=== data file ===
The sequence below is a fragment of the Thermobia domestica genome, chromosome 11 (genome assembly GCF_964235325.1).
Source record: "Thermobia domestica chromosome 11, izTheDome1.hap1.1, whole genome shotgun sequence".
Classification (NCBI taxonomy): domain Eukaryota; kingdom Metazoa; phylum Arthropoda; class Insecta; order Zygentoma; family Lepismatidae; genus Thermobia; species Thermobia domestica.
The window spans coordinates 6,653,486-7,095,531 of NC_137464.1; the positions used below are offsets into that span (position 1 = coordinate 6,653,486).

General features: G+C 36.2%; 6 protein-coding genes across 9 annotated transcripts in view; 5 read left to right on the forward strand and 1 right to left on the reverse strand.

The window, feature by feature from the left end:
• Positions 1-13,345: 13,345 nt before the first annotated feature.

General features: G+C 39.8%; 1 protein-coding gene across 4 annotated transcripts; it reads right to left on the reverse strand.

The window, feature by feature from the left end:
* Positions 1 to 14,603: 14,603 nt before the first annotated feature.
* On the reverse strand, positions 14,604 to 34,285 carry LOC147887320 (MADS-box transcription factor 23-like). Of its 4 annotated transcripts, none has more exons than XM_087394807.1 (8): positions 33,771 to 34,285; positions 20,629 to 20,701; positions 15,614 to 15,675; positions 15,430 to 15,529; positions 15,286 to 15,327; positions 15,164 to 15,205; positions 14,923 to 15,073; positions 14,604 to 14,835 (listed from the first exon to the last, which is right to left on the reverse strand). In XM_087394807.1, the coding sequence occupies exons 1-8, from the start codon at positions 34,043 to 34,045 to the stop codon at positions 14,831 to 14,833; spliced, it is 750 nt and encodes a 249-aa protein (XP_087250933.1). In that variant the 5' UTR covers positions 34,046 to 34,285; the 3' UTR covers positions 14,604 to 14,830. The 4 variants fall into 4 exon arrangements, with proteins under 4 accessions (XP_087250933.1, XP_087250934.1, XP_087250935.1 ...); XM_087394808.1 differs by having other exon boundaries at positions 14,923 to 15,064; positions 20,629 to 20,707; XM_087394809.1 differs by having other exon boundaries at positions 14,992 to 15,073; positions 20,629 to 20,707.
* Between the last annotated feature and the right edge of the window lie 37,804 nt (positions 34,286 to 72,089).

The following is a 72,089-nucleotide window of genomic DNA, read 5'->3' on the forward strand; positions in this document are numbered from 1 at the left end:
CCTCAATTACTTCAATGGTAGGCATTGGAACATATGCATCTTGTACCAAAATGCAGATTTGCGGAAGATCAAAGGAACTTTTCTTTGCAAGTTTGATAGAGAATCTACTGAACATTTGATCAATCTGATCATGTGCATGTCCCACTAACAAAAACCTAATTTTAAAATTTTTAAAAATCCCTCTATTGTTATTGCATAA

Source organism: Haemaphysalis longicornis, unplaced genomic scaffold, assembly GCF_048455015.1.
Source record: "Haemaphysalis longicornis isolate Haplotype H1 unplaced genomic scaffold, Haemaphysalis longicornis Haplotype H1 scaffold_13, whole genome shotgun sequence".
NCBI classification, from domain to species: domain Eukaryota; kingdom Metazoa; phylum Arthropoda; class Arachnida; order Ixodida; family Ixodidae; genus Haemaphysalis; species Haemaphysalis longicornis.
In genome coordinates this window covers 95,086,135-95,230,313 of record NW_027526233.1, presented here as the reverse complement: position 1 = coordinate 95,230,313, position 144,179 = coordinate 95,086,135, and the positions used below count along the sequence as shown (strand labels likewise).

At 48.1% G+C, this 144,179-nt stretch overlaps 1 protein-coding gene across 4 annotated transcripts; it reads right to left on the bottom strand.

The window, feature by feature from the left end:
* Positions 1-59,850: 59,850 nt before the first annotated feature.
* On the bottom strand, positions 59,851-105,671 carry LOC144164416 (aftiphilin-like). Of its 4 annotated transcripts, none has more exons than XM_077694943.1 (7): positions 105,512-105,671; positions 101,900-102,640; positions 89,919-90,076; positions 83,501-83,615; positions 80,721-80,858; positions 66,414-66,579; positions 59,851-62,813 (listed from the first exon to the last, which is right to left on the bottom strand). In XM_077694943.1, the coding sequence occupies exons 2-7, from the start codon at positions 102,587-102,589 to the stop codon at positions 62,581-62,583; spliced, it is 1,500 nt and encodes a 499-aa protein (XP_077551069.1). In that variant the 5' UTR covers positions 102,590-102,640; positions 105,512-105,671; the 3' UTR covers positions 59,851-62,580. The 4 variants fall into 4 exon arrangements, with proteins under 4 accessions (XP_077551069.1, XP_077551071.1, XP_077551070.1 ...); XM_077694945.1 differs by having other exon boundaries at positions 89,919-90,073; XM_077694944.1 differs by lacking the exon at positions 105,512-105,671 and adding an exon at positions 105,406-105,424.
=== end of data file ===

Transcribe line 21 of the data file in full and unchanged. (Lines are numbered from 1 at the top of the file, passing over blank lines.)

* Positions 1-59,850: 59,850 nt before the first annotated feature.